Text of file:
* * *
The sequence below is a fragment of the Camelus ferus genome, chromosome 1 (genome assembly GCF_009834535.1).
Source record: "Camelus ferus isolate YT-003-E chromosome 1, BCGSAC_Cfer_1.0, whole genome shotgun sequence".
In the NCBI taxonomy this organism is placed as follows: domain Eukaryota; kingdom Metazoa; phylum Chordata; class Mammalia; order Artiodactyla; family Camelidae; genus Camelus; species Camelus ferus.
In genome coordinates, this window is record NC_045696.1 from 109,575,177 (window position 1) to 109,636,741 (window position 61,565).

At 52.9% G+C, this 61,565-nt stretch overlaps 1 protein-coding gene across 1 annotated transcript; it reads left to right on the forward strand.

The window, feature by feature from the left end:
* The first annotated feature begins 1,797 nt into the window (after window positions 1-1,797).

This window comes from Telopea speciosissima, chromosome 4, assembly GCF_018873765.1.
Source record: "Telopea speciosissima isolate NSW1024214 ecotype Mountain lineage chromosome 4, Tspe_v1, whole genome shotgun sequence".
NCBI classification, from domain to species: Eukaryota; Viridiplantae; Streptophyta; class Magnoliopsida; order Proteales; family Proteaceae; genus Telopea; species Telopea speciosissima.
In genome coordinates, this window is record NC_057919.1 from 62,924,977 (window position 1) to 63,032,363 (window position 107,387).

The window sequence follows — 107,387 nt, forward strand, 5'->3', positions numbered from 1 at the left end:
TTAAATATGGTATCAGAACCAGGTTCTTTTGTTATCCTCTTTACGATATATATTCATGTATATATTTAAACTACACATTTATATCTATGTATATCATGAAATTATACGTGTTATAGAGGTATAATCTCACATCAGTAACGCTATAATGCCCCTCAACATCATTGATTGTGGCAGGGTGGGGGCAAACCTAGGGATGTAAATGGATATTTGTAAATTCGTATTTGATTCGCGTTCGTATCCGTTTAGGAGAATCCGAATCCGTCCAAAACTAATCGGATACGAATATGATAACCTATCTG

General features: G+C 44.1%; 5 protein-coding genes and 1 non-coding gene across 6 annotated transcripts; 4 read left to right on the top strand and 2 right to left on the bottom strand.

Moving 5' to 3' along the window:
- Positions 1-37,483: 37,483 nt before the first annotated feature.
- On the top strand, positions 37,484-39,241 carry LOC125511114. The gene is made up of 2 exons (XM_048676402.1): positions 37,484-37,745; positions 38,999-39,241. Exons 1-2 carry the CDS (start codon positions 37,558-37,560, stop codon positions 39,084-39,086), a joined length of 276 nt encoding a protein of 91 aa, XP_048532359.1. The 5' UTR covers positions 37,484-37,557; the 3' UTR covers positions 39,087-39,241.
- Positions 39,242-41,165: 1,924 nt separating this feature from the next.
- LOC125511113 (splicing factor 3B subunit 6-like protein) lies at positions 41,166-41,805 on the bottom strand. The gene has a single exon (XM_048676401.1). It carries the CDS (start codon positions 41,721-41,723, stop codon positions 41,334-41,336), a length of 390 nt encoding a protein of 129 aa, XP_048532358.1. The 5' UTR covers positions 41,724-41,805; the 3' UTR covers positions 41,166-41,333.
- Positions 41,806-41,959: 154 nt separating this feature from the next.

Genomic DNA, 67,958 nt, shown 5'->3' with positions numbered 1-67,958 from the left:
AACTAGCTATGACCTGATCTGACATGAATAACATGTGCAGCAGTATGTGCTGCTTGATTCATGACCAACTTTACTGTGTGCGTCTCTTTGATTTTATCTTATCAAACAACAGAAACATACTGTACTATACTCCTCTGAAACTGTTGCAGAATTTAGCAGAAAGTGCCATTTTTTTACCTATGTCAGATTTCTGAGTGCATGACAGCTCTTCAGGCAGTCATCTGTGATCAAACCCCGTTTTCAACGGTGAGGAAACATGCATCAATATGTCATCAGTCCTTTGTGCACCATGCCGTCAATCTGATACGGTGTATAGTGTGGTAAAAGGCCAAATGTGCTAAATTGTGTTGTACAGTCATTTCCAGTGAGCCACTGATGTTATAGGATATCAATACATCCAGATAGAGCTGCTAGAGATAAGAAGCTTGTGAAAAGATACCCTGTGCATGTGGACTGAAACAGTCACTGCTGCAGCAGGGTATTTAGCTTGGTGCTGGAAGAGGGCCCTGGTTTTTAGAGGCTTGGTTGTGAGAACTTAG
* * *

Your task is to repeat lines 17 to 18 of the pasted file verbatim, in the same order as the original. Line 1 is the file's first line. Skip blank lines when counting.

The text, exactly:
- On the top strand, positions 37,484-39,241 carry LOC125511114. The gene is made up of 2 exons (XM_048676402.1): positions 37,484-37,745; positions 38,999-39,241. Exons 1-2 carry the CDS (start codon positions 37,558-37,560, stop codon positions 39,084-39,086), a joined length of 276 nt encoding a protein of 91 aa, XP_048532359.1. The 5' UTR covers positions 37,484-37,557; the 3' UTR covers positions 39,087-39,241.
- Positions 39,242-41,165: 1,924 nt separating this feature from the next.